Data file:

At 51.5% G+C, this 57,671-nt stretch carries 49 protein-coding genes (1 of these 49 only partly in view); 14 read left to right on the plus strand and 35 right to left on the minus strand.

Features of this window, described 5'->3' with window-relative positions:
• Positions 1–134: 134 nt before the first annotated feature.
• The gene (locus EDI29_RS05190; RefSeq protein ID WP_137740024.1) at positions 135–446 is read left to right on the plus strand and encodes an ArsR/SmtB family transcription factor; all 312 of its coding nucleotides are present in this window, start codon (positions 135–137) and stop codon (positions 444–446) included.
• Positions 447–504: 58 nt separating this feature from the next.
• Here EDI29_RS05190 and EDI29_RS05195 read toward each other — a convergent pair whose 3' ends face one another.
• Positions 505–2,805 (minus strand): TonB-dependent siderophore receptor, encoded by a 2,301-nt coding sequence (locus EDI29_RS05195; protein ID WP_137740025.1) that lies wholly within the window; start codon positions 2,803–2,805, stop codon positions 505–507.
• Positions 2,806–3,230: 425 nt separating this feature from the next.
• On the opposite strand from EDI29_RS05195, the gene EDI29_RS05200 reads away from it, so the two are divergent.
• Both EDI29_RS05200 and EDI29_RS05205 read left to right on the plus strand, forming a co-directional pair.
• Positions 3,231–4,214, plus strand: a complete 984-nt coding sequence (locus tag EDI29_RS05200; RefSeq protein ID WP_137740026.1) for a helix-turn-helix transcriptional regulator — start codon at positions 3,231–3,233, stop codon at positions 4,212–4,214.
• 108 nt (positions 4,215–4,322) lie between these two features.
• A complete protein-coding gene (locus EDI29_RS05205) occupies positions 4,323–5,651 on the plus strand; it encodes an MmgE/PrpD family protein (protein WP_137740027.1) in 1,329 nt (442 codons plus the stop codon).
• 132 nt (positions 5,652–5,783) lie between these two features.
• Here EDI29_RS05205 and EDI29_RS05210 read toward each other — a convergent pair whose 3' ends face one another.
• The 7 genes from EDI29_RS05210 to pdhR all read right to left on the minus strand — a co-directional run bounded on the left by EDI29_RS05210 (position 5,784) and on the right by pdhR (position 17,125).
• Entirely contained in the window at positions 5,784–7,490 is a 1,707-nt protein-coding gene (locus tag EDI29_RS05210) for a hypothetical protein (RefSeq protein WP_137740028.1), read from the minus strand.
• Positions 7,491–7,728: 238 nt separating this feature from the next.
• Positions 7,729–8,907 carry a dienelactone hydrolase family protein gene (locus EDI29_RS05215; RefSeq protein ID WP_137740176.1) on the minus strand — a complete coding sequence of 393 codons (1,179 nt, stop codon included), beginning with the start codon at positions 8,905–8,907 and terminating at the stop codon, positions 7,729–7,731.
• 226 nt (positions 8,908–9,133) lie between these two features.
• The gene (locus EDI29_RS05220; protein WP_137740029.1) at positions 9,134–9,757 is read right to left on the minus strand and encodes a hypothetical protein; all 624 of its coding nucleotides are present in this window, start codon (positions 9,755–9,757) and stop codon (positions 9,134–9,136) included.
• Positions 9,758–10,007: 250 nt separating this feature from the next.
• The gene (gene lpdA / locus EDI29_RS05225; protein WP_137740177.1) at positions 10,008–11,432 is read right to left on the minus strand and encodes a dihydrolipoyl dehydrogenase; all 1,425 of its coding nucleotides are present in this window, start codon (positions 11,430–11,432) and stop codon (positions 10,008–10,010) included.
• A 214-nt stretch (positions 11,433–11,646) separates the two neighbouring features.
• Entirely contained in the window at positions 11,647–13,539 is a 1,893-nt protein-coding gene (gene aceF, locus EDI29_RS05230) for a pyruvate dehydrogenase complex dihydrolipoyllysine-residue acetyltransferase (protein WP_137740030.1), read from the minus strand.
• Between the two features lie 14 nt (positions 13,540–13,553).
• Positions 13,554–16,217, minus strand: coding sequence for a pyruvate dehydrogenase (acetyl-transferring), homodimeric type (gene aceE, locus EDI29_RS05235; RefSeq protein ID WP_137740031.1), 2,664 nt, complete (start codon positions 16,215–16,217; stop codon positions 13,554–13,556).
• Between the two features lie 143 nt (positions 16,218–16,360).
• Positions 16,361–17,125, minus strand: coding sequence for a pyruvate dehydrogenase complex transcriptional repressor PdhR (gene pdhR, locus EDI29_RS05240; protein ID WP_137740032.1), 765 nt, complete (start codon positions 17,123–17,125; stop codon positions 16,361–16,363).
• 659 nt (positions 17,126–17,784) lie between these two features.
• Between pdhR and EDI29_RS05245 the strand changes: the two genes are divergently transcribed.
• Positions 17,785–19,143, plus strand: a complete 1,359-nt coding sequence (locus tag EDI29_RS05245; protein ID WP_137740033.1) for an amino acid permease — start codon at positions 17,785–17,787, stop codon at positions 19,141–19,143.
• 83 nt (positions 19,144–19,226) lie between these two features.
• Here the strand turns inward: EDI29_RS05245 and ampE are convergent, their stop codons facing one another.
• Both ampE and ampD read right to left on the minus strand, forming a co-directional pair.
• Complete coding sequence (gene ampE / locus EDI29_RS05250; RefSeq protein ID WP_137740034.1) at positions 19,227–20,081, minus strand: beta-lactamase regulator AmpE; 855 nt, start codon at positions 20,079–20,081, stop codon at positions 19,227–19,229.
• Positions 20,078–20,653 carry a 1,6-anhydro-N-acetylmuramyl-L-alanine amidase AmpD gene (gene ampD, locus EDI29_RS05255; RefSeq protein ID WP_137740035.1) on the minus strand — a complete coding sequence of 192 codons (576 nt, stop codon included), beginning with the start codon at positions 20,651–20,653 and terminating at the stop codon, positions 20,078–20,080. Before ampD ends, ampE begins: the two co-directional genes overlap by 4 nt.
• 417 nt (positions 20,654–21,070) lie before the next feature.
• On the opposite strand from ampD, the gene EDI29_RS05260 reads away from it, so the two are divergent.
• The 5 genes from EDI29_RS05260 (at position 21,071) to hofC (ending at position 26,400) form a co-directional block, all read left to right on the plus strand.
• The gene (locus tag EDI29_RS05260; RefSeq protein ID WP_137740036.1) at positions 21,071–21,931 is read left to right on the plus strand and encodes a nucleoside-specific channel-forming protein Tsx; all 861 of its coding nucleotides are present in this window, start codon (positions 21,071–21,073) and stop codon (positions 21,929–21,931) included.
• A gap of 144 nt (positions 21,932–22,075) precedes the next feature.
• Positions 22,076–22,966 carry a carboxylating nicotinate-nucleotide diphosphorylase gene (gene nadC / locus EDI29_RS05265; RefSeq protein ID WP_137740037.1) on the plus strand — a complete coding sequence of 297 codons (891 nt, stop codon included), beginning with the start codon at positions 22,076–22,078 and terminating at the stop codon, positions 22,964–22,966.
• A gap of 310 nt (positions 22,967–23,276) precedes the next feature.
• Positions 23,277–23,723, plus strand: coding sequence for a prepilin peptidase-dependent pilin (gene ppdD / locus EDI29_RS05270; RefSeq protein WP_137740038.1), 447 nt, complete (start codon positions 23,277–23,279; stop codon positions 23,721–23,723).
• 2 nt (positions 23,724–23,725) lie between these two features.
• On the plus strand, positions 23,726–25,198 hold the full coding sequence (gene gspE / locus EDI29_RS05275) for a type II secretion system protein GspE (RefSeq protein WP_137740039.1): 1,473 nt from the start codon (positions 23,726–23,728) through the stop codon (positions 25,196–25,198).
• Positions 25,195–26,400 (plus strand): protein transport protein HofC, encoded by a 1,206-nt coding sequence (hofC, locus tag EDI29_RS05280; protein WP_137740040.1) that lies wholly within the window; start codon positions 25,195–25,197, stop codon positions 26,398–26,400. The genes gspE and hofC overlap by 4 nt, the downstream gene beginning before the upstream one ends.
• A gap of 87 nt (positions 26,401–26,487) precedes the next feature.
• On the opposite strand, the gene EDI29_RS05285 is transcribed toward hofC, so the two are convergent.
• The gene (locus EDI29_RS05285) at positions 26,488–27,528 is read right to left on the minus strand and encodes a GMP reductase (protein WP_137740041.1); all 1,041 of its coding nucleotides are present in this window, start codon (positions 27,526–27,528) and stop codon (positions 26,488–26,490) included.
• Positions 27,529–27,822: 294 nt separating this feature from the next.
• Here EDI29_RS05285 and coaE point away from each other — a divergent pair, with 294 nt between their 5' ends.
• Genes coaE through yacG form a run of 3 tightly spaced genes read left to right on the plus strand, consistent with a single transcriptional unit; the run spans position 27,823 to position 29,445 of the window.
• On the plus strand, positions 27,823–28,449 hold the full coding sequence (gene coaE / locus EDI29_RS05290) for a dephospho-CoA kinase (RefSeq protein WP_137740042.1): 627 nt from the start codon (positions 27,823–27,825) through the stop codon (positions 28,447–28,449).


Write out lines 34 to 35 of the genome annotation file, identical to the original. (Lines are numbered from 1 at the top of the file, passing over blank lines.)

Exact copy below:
• Here the strand turns inward: EDI29_RS05245 and ampE are convergent, their stop codons facing one another.
• Both ampE and ampD read right to left on the minus strand, forming a co-directional pair.